This group development model given by Tuckman and Jensen characterizes groups as proceeding through five distinct stages: forming, storming, norming, performing, and adjourning.
1) Forming: this first stage is characterized by a great deal of uncertainty about the group's purpose, structure and leadership. Members are "testing the waters" to determine what types of behavior are acceptable. This stage is complete when members have begun to think of themselves as part of a group.
2) Storming: the storming stage is one of the intra-group conflicts. Members are accepted the existence of the group, but there is resistance to the constraints that the group imposes on individuality. Furthermore, there is conflict over who will control the group. When stage is complete, there will be a relatively clear hierarchy of leadership within the group.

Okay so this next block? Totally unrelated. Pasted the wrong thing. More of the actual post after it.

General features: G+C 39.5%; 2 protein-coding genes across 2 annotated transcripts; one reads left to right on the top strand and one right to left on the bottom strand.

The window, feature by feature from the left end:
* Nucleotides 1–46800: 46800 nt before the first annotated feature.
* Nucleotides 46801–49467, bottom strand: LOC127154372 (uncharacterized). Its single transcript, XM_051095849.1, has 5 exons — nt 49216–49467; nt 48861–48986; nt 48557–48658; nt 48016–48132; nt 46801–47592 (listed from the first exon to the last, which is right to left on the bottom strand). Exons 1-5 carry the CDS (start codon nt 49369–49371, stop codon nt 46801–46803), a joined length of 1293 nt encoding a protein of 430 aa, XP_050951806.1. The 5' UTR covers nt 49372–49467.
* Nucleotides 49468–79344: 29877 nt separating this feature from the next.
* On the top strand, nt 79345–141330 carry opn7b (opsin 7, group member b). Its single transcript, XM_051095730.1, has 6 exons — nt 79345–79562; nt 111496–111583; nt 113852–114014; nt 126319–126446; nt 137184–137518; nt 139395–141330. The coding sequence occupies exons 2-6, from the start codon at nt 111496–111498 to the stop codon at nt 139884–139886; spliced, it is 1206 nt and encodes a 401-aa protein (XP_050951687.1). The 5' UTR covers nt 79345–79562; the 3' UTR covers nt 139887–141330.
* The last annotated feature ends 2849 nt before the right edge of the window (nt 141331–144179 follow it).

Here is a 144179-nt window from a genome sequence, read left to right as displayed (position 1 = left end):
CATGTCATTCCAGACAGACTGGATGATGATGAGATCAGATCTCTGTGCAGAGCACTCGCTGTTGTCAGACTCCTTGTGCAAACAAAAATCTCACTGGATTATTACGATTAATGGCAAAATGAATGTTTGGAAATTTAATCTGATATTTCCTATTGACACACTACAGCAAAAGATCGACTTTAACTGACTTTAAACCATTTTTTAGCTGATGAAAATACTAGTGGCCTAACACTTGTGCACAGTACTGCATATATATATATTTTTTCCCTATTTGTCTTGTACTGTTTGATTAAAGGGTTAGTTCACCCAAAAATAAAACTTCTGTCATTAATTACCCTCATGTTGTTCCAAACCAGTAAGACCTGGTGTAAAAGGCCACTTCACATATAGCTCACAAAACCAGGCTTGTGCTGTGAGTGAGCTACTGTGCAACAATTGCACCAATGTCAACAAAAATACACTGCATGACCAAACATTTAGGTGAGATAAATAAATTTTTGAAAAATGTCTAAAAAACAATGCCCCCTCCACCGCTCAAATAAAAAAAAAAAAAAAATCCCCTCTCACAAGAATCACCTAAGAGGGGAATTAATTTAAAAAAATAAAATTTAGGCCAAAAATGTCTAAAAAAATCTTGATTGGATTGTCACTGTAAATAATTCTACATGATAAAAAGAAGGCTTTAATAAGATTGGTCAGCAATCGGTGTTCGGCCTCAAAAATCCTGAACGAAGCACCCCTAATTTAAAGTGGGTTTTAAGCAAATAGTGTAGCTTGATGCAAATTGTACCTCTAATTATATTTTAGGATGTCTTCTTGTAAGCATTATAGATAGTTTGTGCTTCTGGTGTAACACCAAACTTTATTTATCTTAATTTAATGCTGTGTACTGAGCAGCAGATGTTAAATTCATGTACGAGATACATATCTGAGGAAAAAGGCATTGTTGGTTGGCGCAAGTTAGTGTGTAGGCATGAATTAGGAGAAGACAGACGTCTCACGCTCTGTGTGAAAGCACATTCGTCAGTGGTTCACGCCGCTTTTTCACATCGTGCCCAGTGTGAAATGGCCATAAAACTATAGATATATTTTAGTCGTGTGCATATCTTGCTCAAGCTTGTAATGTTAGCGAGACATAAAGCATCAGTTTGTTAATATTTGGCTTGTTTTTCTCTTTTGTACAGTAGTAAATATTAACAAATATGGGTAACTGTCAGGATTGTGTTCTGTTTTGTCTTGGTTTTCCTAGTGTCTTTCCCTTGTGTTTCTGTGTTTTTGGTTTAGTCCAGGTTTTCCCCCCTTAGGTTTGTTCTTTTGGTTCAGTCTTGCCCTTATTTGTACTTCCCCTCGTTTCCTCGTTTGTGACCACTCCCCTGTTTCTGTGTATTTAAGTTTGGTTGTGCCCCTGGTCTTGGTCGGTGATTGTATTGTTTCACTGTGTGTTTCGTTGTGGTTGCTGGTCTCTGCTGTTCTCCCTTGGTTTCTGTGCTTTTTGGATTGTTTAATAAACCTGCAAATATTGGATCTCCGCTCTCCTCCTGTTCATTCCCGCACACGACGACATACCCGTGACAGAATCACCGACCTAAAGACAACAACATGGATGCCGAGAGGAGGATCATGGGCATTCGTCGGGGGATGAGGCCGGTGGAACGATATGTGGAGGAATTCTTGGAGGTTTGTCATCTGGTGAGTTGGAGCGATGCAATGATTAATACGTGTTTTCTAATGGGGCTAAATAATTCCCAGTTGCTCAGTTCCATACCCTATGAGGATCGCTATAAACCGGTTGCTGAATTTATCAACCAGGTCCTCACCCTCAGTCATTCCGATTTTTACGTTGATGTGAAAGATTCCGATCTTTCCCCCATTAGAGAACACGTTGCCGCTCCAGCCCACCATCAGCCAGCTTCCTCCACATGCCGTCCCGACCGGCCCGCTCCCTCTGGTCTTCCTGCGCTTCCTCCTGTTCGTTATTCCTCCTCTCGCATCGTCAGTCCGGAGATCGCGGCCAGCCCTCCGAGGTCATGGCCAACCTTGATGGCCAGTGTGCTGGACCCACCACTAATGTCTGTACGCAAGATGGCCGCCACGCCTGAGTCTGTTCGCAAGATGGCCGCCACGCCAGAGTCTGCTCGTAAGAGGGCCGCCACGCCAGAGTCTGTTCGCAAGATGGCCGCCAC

3) Norming: in this stage, the close relationships develop and the group demonstrates cohesiveness. There is now a strong sense of group identity and camaraderie. This norming stage is complete when the group structure solidifies and the group has assimilated a common set of expectations of what defines correct member behavior.
4) Performing: the structure at this point is fully functional and accepted. Group energy has moved from getting to know and understand each other to performing the task at hand.
For permanent work groups, performing is the last stage in their development. However, for temporary committees, teams, taskforces and similar groups that have a limited task to perform, there is an adjourning stage.
5) Adjourning: in this stage, the group prepares for its disbandment. High task performance is no longer the group's top priority. Instead, attention is directed toward wrapping up activities. Responses of group members vary in this stage. Some are upbeat, basking in the group's accomplishments. Others may be depressed over the loss of camaraderie and friendships gained during the work group's life.